Thursday, March 1, 2012

#13 - King Rose Petal and Emperor Prickle

Ah parents. The great scholar Willard Christopher Smith Jr. once said:
"You know parents are the same
No matter time nor place
They don't understand that us kids
Are going to make some mistakes
So to you, all the kids all across the land
There's no need to argue
Parents just don't understand"

Wise words. True in this life and in fantasy. And parents in fantasy often play crucial roles in the rebellious nature protagonists tend to have. The overbearing parent can tell a child "No" and that just causes them to do the very opposite. I wonder if Juliet would've been all that interested in Romeo if he were just Romeo Brown, the dude from the next kingdom over. Her parents had to be all forbidding and she was all ready to show them what she thought of that. Teenagers, dey tink dey know everyting. The outright "No, My Way Or Else" attitude has caused Pocahontas to take the rapids around the river bend to seek out the strange John Smith; Mulan to take up the sword of her father to protect her family's honor; and of course, Ariel's desire to be part of our world. We all have that natural fire of curiosity that is only fanned by "No!".
And if it is not the outspoken, the silent fear of parents who carefully hide the world from their child can be an invisible guiding hand as well. The fear that the child will go astray can cause a parent to hold on too tightly and only cause more desire to escape. Kala couldn't keep Tarzan from his humanity forever; Mother Robinson had to help her husband let go when Fritz and Ernst started becoming men; Arrietty was shocked to find that there were other Borrowers out in the world. How do parents find that balance of protector and observer? Often the parent - more often the stepparent - can be that villainous force that holds the hero back. But I prefer the parents who simply fear the world and what it could and will do to their little ones. Those parents have heart.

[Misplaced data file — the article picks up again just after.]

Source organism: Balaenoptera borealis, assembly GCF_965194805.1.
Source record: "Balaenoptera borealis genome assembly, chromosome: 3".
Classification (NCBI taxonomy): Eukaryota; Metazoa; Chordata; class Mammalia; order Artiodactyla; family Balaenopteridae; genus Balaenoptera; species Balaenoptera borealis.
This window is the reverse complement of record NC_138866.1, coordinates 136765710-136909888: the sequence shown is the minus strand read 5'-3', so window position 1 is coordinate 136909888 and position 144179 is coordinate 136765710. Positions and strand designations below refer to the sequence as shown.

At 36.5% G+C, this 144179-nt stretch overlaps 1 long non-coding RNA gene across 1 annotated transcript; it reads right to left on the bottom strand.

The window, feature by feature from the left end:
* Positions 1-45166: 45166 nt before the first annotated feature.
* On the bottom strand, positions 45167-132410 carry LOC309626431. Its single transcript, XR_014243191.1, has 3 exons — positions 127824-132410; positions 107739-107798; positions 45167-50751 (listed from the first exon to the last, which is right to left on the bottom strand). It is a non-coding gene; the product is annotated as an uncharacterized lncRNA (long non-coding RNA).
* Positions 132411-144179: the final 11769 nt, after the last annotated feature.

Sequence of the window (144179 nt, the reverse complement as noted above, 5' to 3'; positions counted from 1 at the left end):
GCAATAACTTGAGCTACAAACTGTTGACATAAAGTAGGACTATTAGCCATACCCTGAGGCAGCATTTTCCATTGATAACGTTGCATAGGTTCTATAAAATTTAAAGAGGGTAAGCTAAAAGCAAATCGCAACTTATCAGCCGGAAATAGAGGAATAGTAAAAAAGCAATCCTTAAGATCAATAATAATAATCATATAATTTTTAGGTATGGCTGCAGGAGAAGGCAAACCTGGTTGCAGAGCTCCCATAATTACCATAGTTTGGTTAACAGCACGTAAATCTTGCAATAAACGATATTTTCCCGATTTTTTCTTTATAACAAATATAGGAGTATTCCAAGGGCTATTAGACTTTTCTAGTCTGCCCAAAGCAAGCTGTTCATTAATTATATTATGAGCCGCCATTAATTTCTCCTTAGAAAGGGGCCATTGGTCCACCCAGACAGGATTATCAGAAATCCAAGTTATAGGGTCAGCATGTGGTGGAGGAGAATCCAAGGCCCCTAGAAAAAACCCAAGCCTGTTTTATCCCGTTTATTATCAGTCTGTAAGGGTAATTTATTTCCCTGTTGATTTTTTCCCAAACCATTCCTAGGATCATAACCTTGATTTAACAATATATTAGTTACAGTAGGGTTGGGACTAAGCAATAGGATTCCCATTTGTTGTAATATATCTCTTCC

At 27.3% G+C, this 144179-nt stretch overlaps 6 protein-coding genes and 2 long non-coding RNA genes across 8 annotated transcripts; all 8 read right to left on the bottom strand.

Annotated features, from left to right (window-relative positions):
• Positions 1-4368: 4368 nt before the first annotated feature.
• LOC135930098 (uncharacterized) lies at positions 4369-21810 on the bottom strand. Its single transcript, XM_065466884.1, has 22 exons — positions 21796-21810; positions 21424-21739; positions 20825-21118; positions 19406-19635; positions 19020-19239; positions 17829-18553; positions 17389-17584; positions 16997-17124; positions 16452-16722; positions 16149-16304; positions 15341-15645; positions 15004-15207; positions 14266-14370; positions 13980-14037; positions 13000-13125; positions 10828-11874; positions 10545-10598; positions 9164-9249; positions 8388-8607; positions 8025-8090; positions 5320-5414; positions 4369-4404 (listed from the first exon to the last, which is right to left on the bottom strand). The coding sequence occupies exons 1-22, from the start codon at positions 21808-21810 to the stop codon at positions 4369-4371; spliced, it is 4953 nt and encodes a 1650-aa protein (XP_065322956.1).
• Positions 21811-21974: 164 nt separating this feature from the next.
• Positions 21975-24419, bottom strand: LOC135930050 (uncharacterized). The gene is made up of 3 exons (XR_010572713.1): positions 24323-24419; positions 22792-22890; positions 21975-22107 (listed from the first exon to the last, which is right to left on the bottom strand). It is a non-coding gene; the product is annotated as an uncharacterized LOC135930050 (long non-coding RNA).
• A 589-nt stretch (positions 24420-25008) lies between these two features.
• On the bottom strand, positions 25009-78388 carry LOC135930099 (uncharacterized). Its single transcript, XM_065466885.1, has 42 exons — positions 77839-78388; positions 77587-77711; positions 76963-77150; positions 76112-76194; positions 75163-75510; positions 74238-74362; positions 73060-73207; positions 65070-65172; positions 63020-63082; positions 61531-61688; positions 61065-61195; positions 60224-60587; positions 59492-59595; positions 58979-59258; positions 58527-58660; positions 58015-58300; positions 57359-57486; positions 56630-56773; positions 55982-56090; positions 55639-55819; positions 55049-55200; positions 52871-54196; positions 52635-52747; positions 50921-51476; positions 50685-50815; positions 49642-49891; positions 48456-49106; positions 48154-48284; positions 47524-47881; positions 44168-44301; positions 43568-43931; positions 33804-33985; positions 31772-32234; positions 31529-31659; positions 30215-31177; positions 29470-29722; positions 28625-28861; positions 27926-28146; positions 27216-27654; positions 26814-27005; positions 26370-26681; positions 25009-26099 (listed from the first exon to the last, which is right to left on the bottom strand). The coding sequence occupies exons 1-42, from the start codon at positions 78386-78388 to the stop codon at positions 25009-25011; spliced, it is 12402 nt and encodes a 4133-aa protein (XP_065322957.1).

The fathers in The Princess Knight are the same as many fathers in fairy tales. They care, but they hold their offspring back too. They take too much control of their child's life. Rose Petal has carefully raised his adventurous Scarlet by keeping her interest in the great big world and its possibilities satiated with every story, play, and poem that the kingdom has, but he is determined to have her marry the correct prince. He says in the opening of the show:
"I protect Scarlet and I keep her close,
And let her dream at her behest.
But dreams are only that.
They are not the way of the world.
I'll choose the right life for my daughter.
Before being king, I'm her father."

He knows she is a dreamer, and he let's her have those, but in the end, he knows what is best for her.